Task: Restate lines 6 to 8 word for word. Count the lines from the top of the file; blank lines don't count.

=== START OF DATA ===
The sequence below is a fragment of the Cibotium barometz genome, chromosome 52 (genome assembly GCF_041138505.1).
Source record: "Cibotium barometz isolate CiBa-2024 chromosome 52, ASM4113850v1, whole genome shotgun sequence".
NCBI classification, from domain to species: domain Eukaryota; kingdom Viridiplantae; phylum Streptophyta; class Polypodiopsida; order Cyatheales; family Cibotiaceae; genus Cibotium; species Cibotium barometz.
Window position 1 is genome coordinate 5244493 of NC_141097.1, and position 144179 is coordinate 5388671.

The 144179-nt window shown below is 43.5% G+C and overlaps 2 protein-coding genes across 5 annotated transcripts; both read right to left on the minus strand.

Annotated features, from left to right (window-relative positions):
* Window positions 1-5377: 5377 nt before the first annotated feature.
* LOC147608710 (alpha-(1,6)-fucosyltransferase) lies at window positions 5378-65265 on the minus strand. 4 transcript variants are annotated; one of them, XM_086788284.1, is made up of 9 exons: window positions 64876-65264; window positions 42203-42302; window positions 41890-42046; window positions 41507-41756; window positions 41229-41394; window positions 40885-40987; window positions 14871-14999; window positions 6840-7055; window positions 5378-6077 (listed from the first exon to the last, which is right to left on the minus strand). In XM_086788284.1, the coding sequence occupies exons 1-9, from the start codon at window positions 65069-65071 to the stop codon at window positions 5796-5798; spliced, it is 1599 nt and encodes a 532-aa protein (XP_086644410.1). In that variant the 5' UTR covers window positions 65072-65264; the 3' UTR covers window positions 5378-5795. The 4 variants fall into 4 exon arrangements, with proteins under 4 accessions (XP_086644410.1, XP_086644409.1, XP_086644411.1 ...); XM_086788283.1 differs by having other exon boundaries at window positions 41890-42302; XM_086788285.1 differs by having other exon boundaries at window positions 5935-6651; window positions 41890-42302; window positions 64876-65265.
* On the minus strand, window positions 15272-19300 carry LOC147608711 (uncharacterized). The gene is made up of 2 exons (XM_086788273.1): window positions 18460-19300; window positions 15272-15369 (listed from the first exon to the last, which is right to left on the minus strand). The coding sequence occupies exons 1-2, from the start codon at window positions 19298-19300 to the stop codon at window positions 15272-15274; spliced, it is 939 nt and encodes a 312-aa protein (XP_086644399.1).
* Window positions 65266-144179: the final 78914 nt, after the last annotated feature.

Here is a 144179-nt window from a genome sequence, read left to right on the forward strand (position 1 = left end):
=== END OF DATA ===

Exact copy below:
Annotated features, from left to right (window-relative positions):
* Window positions 1-5377: 5377 nt before the first annotated feature.
* LOC147608710 (alpha-(1,6)-fucosyltransferase) lies at window positions 5378-65265 on the minus strand. 4 transcript variants are annotated; one of them, XM_086788284.1, is made up of 9 exons: window positions 64876-65264; window positions 42203-42302; window positions 41890-42046; window positions 41507-41756; window positions 41229-41394; window positions 40885-40987; window positions 14871-14999; window positions 6840-7055; window positions 5378-6077 (listed from the first exon to the last, which is right to left on the minus strand). In XM_086788284.1, the coding sequence occupies exons 1-9, from the start codon at window positions 65069-65071 to the stop codon at window positions 5796-5798; spliced, it is 1599 nt and encodes a 532-aa protein (XP_086644410.1). In that variant the 5' UTR covers window positions 65072-65264; the 3' UTR covers window positions 5378-5795. The 4 variants fall into 4 exon arrangements, with proteins under 4 accessions (XP_086644410.1, XP_086644409.1, XP_086644411.1 ...); XM_086788283.1 differs by having other exon boundaries at window positions 41890-42302; XM_086788285.1 differs by having other exon boundaries at window positions 5935-6651; window positions 41890-42302; window positions 64876-65265.